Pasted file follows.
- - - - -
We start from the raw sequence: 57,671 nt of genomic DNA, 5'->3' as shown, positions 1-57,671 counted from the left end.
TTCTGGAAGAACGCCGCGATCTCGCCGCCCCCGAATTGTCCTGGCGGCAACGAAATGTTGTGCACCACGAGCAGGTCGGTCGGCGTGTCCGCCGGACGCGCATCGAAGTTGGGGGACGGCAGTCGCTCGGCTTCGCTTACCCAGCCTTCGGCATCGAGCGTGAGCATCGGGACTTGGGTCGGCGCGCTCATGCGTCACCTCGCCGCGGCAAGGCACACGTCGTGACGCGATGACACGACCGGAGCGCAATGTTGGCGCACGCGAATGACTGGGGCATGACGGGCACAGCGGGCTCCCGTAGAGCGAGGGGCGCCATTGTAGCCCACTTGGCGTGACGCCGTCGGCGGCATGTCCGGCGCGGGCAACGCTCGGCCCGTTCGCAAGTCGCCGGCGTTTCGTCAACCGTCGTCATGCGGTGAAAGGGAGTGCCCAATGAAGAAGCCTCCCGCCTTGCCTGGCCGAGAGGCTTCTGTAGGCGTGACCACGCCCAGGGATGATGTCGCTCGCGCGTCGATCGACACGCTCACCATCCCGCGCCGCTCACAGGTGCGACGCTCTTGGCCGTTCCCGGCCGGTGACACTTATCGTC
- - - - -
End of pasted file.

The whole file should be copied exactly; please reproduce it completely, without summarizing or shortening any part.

We start from the raw sequence: 57,671 nt of genomic DNA, 5'->3' as shown, positions 1-57,671 counted from the left end.
TTCTGGAAGAACGCCGCGATCTCGCCGCCCCCGAATTGTCCTGGCGGCAACGAAATGTTGTGCACCACGAGCAGGTCGGTCGGCGTGTCCGCCGGACGCGCATCGAAGTTGGGGGACGGCAGTCGCTCGGCTTCGCTTACCCAGCCTTCGGCATCGAGCGTGAGCATCGGGACTTGGGTCGGCGCGCTCATGCGTCACCTCGCCGCGGCAAGGCACACGTCGTGACGCGATGACACGACCGGAGCGCAATGTTGGCGCACGCGAATGACTGGGGCATGACGGGCACAGCGGGCTCCCGTAGAGCGAGGGGCGCCATTGTAGCCCACTTGGCGTGACGCCGTCGGCGGCATGTCCGGCGCGGGCAACGCTCGGCCCGTTCGCAAGTCGCCGGCGTTTCGTCAACCGTCGTCATGCGGTGAAAGGGAGTGCCCAATGAAGAAGCCTCCCGCCTTGCCTGGCCGAGAGGCTTCTGTAGGCGTGACCACGCCCAGGGATGATGTCGCTCGCGCGTCGATCGACACGCTCACCATCCCGCGCCGCTCACAGGTGCGACGCTCTTGGCCGTTCCCGGCCGGTGACACTTATCGTC